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3.1 Physical exercise

Definition

Percentage of people aged 55 years and older undertaking physical exercise or sport almost every day.

Goal (rationale)

This indicator is part of the domain on independent and autonomous living. While the health benefits of moderate physical activity in old age have been widely recognized by research, performing moderate physical activity can also be seen as an indication of maintaining the necessary balance and mobility to allow people to remain active in their communities and able to function independently.

Survey question

How frequently do you do each of the following?

c. Take part in sports or physical exercise

  1. Every day or almost every day
  2. At least once a week
  3. One to three times a month
  4. Less often

Those replying “Every day or almost every day” to the above question have been considered as being physically active for the purpose of this indicator.

Source

European Quality of Life Survey (EQLS)

Year

2012, 2016

Notes

While strenuous physical exercise can be harmful in some circumstances, given the questions on which the indicator is based, it is likely that this refers not to more demanding or physically intense activities, but to those involving only moderate exercise.

The awareness of what could be defined as physical exercise may differ between countries. Also definition of sports and physical exercise may differ between different social groups. It is also not clear if for instance gardening and walking more than 20 minutes is included or not under physical exercise.

Alternative data: We examined the potential use of the Eurobarometer (2010) and European Social Survey (ESS), but rejected it due to the lack of replicability of those data. Eurobarometer covers only 2010 and in ESS, a respective question was included in 2012, modified in 2014 and excluded in 2016.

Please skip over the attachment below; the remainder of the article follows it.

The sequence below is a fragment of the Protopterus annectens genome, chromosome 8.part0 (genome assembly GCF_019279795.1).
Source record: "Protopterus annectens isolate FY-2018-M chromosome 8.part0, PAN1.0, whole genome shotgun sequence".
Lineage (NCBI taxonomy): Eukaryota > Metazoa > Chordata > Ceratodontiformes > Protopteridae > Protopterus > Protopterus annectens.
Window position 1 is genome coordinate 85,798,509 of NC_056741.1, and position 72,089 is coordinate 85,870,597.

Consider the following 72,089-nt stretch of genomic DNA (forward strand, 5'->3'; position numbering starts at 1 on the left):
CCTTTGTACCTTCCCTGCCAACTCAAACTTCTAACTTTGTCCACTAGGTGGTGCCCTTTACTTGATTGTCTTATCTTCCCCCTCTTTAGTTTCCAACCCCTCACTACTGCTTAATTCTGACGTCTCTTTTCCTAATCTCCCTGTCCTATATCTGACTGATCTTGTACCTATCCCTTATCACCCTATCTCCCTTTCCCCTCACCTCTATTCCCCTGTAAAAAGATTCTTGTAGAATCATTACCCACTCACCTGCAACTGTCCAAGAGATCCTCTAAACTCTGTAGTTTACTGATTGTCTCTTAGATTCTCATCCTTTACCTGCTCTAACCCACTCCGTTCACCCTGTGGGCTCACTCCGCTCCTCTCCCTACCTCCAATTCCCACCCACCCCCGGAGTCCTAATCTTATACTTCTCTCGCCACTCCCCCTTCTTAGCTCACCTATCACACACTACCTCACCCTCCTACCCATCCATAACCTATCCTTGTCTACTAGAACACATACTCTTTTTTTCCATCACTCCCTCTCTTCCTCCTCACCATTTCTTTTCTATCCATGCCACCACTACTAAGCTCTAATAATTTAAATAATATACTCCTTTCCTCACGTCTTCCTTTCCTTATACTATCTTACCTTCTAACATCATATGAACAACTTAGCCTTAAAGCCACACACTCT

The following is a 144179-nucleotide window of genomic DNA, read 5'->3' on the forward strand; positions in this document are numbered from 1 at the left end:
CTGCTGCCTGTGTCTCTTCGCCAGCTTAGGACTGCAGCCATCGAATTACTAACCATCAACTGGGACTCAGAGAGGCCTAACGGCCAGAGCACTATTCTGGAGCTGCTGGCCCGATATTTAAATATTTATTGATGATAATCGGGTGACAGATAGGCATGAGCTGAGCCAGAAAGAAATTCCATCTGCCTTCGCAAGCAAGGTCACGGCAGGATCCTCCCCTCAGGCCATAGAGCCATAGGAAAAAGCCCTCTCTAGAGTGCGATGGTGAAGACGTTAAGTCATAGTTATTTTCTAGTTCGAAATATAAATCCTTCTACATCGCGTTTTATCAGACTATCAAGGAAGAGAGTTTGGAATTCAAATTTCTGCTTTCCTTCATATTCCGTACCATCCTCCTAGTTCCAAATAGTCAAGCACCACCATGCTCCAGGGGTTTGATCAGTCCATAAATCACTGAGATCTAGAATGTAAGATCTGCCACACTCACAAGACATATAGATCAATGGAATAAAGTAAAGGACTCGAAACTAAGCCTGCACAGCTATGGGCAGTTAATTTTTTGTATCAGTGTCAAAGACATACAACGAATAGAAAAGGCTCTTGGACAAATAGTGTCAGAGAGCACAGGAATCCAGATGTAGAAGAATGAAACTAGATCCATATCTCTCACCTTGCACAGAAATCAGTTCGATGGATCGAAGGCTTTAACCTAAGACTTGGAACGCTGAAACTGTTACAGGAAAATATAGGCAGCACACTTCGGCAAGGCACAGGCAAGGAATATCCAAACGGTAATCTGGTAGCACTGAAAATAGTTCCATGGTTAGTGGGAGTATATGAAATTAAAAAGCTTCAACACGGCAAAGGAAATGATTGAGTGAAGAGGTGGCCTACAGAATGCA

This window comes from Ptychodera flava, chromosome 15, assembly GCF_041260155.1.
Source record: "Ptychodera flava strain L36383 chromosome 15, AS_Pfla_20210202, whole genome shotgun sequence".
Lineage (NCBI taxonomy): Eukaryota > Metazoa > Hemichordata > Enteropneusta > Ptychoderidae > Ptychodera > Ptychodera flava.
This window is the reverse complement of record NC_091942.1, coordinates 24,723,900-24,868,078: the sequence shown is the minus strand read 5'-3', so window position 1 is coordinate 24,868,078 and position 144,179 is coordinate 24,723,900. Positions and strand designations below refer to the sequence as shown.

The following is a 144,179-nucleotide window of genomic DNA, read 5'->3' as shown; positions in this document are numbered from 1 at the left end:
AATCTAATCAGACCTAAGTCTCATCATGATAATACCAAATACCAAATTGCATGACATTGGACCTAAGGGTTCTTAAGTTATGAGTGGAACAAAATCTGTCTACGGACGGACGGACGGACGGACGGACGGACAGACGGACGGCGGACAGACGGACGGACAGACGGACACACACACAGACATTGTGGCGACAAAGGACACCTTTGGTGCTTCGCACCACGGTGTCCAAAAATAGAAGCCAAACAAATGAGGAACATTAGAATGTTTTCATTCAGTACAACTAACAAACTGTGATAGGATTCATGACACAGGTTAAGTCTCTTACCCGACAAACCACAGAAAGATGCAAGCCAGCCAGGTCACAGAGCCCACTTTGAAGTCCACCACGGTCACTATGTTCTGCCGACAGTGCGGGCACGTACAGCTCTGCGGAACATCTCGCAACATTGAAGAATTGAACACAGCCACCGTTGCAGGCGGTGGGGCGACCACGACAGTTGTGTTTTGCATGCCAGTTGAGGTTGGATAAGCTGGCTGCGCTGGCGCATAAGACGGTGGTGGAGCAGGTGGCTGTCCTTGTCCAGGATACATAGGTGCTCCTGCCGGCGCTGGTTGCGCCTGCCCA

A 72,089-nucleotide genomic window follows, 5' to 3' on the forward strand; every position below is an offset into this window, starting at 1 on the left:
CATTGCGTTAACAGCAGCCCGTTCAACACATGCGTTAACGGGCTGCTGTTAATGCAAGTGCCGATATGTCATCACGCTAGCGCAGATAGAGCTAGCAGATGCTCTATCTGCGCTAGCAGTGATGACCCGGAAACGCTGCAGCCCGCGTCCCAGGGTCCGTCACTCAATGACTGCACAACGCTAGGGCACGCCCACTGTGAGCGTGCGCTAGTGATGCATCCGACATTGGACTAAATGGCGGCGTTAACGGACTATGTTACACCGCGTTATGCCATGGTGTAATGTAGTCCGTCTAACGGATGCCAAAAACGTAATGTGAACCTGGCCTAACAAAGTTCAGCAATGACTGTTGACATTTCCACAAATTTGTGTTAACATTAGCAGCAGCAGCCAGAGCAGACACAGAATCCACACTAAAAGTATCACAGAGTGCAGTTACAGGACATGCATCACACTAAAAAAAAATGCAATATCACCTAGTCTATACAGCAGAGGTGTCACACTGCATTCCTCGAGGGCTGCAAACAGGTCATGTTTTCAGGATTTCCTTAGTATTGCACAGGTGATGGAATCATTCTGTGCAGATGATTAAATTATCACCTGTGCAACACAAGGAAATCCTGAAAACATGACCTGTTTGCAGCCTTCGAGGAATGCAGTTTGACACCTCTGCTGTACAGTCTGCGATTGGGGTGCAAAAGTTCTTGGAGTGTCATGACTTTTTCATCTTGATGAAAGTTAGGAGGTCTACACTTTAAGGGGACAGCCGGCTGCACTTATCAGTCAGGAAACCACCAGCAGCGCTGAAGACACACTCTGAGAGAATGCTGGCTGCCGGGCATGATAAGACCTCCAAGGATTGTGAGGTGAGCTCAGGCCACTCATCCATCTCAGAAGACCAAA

3.2 Access to health and dental care

Definition

Percentage of people aged 55 years and older who report no unmet need for medical and dental examination or treatment during the 12 months preceding the survey.

Goal (rationale)

The indicator aims to capture the importance of enablement through access to health and dental care. For older people to lead an active, healthy and independent life and to be able to actively participate in society it is essential that they can easily access health care services. This is especially important to older age groups as they are more likely to have a need of such medical services.

Survey question

The indicator refers to respondents who say that there was no occasion when the person really needed medical or dental examination or treatment but was not able to receive it.

Source

European Union Statistics on Income and Living Conditions (EU-SILC)

Year

2008, 2010, 2012, 2014

Notes

The indicator is aimed at assessing access in general to examinations by medical doctors including GPs as well as specialists. The same phenomenon is assessed for the dental treatment. Focus is placed on the actual treatment and not just the formal coverage.

Caveats

Access is conceptualised as a subjective concept of unmet need, that is, responses are based on the person’s own assessment (i.e. what constitutes a ´real need´ of medical or dental examination), which means that it can be influenced by personal or cultural biases.

Comparability

Source: EU-SILC. See details http://ec.europa.eu/eurostat/web/microdata/european-union-statistics-on-income-and-living-conditions

 

3.3 Independent living arrangements

Definition

Percentage of people aged 75 years and older who live in a single person household or who live as a couple (2 adults with no dependent children).

Goal (rationale)

The indicator aims to capture decisional autonomy regarding one’s own life in old age.

Survey question